Gija Jumulu

Gija Jumulu is a boab tree (Adansonia gregorii) which was transported 3,200 kilometres (2,000 mi) from Telegraph Creek, near Warmun in the Kimberley region of Western Australia to Kings Park in Perth.[1] This was the longest land journey of a similar sized tree in history.[2]

The tree was removed to make way for the construction of a road bridge on Great Northern Highway[3] and was replanted at the Two Rivers Lookout, at the end of Forrest Carpark in Kings Park on 20 July 2008.[1]

The 36 tonnes (79 thousand pounds) tree is estimated to be 750 years old and is named from the local indigenous people near Warmun, the Gija, and their word for boab trees, Jumulu. Boabs are believed to live up to 2,000 years.[4]

The tree received some superficial damage on its southern side trunk during its journey south which resulted in some bark becoming rotten. Arborists at Kings Park have removed the damaged material and expect the wounds to eventually disappear.[5] In 2016 the tree was assessed as healthy.[6]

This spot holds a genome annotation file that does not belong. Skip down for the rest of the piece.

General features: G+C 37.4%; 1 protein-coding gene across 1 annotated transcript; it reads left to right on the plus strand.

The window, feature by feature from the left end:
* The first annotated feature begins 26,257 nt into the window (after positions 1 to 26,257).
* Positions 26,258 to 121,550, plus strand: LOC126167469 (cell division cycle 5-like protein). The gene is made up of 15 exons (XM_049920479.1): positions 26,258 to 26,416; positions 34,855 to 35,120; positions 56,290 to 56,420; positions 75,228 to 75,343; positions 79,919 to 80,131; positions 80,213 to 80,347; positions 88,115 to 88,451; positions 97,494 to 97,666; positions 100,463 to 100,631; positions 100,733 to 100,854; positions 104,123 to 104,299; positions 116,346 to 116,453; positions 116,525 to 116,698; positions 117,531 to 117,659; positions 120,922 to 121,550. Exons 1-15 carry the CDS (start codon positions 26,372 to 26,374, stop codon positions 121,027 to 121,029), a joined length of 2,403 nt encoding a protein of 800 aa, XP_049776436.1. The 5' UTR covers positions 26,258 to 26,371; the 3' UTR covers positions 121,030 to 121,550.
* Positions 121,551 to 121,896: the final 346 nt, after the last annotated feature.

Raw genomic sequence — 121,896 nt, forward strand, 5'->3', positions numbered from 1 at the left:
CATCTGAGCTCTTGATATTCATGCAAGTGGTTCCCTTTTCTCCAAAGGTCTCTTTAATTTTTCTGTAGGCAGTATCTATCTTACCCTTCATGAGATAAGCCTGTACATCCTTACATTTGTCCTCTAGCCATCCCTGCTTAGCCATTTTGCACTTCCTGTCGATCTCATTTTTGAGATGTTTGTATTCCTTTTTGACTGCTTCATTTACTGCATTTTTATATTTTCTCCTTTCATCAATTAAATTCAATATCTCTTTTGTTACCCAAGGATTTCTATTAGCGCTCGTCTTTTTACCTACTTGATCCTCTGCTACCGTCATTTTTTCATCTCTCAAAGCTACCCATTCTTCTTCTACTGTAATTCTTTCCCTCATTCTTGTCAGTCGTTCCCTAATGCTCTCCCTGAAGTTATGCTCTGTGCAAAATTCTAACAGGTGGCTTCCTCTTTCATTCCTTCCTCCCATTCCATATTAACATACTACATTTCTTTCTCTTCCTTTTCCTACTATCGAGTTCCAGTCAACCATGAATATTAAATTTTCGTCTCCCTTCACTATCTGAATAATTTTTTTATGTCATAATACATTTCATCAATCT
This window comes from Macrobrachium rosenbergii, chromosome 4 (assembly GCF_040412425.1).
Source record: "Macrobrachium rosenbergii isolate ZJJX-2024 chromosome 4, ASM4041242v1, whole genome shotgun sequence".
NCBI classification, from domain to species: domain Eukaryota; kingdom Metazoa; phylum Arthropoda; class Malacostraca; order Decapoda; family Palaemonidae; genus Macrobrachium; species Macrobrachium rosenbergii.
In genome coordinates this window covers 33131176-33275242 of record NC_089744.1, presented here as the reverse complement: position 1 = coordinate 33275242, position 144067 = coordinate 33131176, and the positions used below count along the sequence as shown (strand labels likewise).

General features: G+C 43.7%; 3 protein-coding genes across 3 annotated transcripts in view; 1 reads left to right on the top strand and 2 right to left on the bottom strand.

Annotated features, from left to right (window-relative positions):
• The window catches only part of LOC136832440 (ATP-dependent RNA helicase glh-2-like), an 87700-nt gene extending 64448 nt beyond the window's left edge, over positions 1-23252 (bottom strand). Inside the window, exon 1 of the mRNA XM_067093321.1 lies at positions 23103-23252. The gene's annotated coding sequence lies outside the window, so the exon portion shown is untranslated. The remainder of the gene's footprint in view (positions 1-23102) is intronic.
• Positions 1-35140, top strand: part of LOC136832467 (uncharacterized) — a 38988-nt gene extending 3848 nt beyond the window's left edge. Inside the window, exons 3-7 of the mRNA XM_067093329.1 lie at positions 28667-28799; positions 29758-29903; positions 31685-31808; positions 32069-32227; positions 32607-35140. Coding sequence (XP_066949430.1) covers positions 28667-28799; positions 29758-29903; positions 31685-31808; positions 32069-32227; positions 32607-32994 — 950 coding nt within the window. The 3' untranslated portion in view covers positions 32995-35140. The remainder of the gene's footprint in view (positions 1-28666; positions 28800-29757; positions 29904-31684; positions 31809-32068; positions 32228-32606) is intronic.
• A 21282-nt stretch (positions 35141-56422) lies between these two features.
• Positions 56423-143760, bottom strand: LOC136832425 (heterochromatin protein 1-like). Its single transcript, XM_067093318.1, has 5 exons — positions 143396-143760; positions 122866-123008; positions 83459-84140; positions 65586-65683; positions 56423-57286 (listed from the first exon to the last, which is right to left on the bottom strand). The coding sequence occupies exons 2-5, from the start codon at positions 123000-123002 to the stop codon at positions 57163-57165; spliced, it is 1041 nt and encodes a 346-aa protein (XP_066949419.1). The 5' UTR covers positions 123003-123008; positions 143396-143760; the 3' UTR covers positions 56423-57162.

1. "Boab marks 10 years". Botanic Gardens and Parks Authority. Department of Biodiversity, Conservation and Attractions, Government of Western Australia. 27 September 2018. Retrieved 14 October 2018.
  2. "The Boab Journey". Botanic Gardens and Parks Authority. Retrieved 1 October 2012.
  3. "The Community and the Environment Meet". BGC In The Community Newsletter. Retrieved 1 October 2012.
  4. "Big boab tree bound for Perth park". 9 News. 10 July 2008. Archived from the original on 30 December 2012.
  5. "Perth's big boab is doing well (audio)". ABC News. 8 March 2012. Archived from the original on 4 March 2016. Retrieved 1 October 2012.
  6. Fernandes, Aaron (27 April 2016). "Popular boab tree is fighting fit". Science X network. Retrieved 14 October 2018.

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